Port of Portland headquarters building
In 2010, the Port of Portland, Ore., completed construction of a new office building, located at Portland International Airport, to serve as its headquarters. Although sewer was available, the architects and owners wanted to incorporate into the project a wastewater recycling system designed to demonstrate onsite treatment and reuse of building wastewater. This would also maximize water efficiency and be an asset in achieving LEED Platinum certification. To provide educational opportunities for staff and visitors, the design team wished to incorporate the wastewater system into the first floor lobby of the 11-story office building. To achieve this, the Living Machine wastewater system needed to be aesthetically appealing, odor free, and relatively compact.

Because the building design incorporated low-flow fixtures and water efficiency throughout, it was projected that the wastewater from the office building would be fairly concentrated with a high proportion of nitrogenous compounds compared with residential or municipal wastewater. A tidal flow wetland system provided an ideal solution to meet these challenges.

Figure 1: Port of Portland Living Machine System schematic

After solids are removed in the septic tank with an effluent filter, wastewater is pumped from a flow equalization tank to the first wetland cells (see Figure 1), which are located outside the main entry of the building. The remaining wetland cells, encompassing about 70 percent of the total area, are located in the entry lobby of the headquarters building.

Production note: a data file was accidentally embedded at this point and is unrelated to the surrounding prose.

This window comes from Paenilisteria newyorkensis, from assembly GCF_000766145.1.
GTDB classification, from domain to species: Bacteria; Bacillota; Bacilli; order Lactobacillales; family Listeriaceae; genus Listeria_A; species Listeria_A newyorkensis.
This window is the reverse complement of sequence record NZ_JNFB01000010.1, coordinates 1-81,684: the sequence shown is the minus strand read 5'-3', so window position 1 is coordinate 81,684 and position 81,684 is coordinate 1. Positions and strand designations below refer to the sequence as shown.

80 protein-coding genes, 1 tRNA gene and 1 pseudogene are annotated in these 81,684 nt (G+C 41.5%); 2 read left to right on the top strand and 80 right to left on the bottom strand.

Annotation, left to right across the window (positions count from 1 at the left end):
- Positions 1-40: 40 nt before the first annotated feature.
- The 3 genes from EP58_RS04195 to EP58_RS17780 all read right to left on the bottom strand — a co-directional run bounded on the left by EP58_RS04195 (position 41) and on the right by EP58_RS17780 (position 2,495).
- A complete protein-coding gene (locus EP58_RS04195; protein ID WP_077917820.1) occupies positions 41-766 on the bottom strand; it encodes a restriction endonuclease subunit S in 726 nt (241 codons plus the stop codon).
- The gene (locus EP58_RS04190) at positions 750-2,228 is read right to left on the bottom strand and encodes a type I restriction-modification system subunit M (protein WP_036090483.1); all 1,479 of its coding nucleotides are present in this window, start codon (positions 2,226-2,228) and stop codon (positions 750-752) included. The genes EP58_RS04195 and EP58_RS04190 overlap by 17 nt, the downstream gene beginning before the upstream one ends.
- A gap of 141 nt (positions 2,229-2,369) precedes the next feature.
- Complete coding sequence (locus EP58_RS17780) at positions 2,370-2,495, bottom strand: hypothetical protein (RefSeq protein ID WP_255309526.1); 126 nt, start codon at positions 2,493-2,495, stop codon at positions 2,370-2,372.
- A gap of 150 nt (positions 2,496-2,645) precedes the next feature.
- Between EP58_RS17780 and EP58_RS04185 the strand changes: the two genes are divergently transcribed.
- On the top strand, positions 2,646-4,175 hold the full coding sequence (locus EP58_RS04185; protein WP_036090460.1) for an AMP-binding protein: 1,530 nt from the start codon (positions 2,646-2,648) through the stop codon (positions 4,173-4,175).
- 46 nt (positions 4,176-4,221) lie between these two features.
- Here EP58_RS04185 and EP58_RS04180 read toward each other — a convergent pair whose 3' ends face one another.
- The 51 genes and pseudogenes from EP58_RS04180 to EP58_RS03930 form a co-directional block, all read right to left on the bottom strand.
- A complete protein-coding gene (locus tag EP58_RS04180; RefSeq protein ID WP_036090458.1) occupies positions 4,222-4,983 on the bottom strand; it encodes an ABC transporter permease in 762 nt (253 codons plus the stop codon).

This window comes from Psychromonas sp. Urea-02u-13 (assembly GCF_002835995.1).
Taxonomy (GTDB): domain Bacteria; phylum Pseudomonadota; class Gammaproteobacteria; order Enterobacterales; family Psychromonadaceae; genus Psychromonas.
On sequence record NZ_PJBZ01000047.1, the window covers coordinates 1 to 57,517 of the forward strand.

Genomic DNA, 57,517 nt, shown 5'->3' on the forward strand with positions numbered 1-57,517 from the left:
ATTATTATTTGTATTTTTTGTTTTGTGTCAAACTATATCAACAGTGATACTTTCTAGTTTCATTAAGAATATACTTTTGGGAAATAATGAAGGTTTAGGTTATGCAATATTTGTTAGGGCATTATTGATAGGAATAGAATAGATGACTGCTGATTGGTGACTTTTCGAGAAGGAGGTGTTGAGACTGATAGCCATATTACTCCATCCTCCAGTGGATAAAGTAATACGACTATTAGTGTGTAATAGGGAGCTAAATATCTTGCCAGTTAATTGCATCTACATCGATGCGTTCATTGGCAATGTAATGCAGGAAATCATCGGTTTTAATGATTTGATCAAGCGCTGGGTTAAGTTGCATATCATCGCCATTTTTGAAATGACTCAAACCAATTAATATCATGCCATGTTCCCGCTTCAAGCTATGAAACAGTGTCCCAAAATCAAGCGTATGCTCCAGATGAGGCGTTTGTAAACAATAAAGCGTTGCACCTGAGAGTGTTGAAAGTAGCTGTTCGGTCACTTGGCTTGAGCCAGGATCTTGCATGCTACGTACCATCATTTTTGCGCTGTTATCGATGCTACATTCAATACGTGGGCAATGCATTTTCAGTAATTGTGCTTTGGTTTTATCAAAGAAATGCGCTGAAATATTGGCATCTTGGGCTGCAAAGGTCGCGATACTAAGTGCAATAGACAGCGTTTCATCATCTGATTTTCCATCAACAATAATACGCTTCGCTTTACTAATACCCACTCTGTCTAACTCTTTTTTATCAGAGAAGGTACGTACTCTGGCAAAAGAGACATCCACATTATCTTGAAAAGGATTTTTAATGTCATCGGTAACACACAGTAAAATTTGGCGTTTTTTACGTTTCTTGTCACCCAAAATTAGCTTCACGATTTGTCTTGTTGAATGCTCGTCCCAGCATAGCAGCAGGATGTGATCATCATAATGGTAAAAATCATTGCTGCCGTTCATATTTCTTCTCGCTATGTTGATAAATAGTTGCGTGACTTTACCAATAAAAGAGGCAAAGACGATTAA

Evergreen School
The Western Wayne School district outside of Scranton, Pa., constructed a new elementary school in 2010-2011 to replace several outdated facilities. The school is projected to attain LEED Silver certification. Available land parcels for the new school were not served by sewer and thus required onsite wastewater management. Because area soils had low infiltration capacity, traditional land disposal of wastewater was not feasible. The Pennsylvania Department of Environmental Protection (DEP) suggested a wastewater system that allowed recycling and had a reduced disposal area, making the desired parcel feasible for onsite management. A Living Machine System delivered necessary effluent quality in a modest footprint, provided educational opportunities, and fit overall sustainable design objectives.